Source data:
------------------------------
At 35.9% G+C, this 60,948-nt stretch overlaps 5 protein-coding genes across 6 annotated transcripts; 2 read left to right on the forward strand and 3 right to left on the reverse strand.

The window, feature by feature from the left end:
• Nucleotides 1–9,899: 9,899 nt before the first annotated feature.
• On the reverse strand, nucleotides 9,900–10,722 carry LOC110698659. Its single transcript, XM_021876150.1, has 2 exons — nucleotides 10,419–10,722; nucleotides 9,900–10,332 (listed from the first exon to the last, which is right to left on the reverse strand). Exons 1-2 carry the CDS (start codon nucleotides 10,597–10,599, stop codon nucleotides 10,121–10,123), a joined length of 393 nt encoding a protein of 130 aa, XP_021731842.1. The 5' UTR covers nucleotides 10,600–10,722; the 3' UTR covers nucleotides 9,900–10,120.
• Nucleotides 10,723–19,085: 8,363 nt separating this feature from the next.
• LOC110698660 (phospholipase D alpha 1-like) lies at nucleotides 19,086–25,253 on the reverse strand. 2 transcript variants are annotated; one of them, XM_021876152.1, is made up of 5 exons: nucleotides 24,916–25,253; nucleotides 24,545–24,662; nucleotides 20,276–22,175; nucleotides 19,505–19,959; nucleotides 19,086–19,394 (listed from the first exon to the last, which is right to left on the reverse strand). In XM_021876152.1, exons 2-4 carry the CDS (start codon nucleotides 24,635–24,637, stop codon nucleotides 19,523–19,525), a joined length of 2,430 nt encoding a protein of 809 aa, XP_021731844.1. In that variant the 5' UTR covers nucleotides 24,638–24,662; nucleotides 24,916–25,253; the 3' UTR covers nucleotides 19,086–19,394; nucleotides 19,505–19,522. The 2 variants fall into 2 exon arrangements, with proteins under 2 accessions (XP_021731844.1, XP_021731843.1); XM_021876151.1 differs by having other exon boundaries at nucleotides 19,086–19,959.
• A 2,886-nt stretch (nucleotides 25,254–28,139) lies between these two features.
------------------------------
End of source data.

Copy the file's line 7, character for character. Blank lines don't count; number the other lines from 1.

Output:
• A 2,886-nt stretch (nucleotides 25,254–28,139) lies between these two features.